Flu versus Cold

By: Luigi Imbrogno, B.Sc., B.H.St.

It’s that time of year, the weather is changing, the leaves are falling, and cold and flu season is here! Cold and flu season is when we start to feel things like a stuffy nose, fever, cough, and sore throat. You may ask yourself: Is it the flu or common cold? It is hard to identify.

In general, the flu is worse than the common cold. The flu usually lasts longer than the cold—flu symptoms can last a few days to weeks, while cold symptoms typically last a few days. In certain populations, the flu can lead to severe illness. These groups include those immunocompromised, particularly in older people, young children, pregnant women, and people with certain health conditions.

The most effective form of protection against the flu is the annual influenza vaccine if you are eligible. Please discuss with your healthcare provider or pharmacist to get yours. It is quick, easy, and free of charge, and available readily available at most pharmacies and clinics. However, it’s a good idea to call ahead to ensure that your location of choice has a supply on hand.

When should I speak to my healthcare provider?

🔴Fever of 103°F or higher (in adults), fever of 100.4°F (in newborns up to 12 weeks), fever that rises repeatedly above 104°F in a child of any age, or fever that lasts more than 24 hours in a child younger than 2 or more than three days in a child older than 2.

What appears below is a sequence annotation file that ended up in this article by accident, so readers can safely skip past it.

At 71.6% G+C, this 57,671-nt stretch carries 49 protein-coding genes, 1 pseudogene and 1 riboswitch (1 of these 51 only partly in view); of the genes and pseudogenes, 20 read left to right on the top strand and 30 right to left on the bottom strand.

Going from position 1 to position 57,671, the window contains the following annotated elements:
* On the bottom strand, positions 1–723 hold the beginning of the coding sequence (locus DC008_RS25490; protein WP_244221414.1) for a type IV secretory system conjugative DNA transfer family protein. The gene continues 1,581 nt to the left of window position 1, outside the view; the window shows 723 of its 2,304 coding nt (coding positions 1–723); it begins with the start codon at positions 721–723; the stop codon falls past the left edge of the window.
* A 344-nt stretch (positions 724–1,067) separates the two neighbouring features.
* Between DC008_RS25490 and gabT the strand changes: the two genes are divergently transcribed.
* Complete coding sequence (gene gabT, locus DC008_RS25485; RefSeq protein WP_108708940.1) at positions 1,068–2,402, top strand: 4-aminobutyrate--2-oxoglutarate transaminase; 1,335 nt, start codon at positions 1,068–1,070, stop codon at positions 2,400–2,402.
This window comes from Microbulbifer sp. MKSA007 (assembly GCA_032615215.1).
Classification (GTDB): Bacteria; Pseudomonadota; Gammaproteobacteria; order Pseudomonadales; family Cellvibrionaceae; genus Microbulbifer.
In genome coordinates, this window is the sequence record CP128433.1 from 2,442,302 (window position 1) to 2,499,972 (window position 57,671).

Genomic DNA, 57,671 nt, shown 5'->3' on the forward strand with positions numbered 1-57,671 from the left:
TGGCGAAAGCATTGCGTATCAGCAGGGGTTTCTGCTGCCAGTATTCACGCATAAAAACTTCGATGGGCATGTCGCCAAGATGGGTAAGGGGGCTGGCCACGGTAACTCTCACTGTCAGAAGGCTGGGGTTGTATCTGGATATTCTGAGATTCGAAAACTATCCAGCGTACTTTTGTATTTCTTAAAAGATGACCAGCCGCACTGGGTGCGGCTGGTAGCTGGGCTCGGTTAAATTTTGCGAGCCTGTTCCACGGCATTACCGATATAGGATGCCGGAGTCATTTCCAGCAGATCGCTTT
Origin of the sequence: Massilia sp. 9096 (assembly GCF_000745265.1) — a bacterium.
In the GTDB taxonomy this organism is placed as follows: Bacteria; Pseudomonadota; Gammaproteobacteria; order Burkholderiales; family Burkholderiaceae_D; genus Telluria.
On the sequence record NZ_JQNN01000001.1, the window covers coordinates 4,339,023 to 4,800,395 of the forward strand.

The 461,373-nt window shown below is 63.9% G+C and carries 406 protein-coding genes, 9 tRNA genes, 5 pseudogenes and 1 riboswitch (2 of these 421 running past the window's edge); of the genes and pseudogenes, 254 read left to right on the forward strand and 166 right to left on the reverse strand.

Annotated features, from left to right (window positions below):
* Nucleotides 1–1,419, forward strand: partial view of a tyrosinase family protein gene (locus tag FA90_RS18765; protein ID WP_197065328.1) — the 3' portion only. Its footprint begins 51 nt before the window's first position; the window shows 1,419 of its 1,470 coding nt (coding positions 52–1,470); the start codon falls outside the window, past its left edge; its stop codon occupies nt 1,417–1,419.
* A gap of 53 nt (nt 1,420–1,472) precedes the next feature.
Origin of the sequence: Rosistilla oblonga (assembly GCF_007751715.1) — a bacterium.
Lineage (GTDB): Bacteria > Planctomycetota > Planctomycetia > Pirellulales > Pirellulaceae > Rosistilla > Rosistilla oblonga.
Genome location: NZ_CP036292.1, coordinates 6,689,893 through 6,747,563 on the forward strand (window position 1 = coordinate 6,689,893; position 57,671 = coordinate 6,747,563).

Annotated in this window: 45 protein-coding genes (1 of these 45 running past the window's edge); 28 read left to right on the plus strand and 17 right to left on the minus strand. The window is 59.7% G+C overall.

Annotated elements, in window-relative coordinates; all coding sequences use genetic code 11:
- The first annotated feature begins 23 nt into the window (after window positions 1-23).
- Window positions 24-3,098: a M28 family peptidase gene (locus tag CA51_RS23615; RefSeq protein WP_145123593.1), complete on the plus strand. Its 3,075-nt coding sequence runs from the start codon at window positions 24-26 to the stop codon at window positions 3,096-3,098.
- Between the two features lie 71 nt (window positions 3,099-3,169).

🔴Fever accompanied by sweating, chills, and a cough with coloured phlegm.

🔴Significantly swollen glands. Severe sinus pain, chest pain, or headache. Dizziness or confusion. Persistent vomiting or abdominal pain.

🔴Not drinking adequate fluids or signs of dehydration, such as urinating less often than usual.

🔴In children: Unusual sleepiness and failure to interact normally, persistent crying, ear pain, difficulty breathing, or stiff neck.

The list above is not exhaustive and does not constitute medical advice, if something feels unusual please visit your healthcare provider or your local hospital. In extreme cases, 911 should be called when you are having trouble breathing, or you feel very short of breath, or you have a severe headache or stiff neck and are confused or having trouble staying awake.

Public Health Agency of Canada | Agence de la santé publique du Canada
Centres for Disease Control and Prevention
Healthlink BC

Luigi Imbrogno, B.Sc., B.H.St., is an Interim Professional Home Economist, Community Health Professional, and Consultant